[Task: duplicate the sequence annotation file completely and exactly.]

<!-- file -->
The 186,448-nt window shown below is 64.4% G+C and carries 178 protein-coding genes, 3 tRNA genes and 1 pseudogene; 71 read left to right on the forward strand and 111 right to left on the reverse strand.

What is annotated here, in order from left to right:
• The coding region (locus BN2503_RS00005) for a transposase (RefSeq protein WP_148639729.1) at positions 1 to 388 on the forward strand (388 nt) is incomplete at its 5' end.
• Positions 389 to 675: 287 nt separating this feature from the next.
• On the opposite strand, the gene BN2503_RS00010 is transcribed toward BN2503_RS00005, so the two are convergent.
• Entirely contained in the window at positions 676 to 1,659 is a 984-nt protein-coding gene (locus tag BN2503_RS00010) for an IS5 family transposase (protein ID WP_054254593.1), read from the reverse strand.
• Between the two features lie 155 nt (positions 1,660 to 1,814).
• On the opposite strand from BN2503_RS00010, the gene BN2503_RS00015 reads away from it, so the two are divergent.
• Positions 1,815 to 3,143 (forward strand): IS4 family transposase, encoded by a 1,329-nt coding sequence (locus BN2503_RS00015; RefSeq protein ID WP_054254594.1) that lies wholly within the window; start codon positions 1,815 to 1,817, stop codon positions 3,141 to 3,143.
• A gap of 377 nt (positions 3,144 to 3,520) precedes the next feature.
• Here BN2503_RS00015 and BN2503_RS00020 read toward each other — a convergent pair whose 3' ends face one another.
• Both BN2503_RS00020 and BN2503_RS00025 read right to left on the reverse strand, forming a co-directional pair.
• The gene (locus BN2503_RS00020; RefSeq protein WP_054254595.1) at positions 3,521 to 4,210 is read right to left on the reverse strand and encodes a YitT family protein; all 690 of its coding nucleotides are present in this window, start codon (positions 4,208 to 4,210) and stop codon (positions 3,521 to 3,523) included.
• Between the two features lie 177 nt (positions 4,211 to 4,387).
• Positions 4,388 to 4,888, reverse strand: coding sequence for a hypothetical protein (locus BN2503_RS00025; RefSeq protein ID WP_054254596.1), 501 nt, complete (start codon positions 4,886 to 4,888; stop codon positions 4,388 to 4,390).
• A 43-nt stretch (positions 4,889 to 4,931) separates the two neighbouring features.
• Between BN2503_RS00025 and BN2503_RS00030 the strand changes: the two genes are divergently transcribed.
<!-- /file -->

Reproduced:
The 186,448-nt window shown below is 64.4% G+C and carries 178 protein-coding genes, 3 tRNA genes and 1 pseudogene; 71 read left to right on the forward strand and 111 right to left on the reverse strand.

What is annotated here, in order from left to right:
• The coding region (locus BN2503_RS00005) for a transposase (RefSeq protein WP_148639729.1) at positions 1 to 388 on the forward strand (388 nt) is incomplete at its 5' end.
• Positions 389 to 675: 287 nt separating this feature from the next.
• On the opposite strand, the gene BN2503_RS00010 is transcribed toward BN2503_RS00005, so the two are convergent.
• Entirely contained in the window at positions 676 to 1,659 is a 984-nt protein-coding gene (locus tag BN2503_RS00010) for an IS5 family transposase (protein ID WP_054254593.1), read from the reverse strand.
• Between the two features lie 155 nt (positions 1,660 to 1,814).
• On the opposite strand from BN2503_RS00010, the gene BN2503_RS00015 reads away from it, so the two are divergent.
• Positions 1,815 to 3,143 (forward strand): IS4 family transposase, encoded by a 1,329-nt coding sequence (locus BN2503_RS00015; RefSeq protein ID WP_054254594.1) that lies wholly within the window; start codon positions 1,815 to 1,817, stop codon positions 3,141 to 3,143.
• A gap of 377 nt (positions 3,144 to 3,520) precedes the next feature.
• Here BN2503_RS00015 and BN2503_RS00020 read toward each other — a convergent pair whose 3' ends face one another.
• Both BN2503_RS00020 and BN2503_RS00025 read right to left on the reverse strand, forming a co-directional pair.
• The gene (locus BN2503_RS00020; RefSeq protein WP_054254595.1) at positions 3,521 to 4,210 is read right to left on the reverse strand and encodes a YitT family protein; all 690 of its coding nucleotides are present in this window, start codon (positions 4,208 to 4,210) and stop codon (positions 3,521 to 3,523) included.
• Between the two features lie 177 nt (positions 4,211 to 4,387).
• Positions 4,388 to 4,888, reverse strand: coding sequence for a hypothetical protein (locus BN2503_RS00025; RefSeq protein ID WP_054254596.1), 501 nt, complete (start codon positions 4,886 to 4,888; stop codon positions 4,388 to 4,390).
• A 43-nt stretch (positions 4,889 to 4,931) separates the two neighbouring features.
• Between BN2503_RS00025 and BN2503_RS00030 the strand changes: the two genes are divergently transcribed.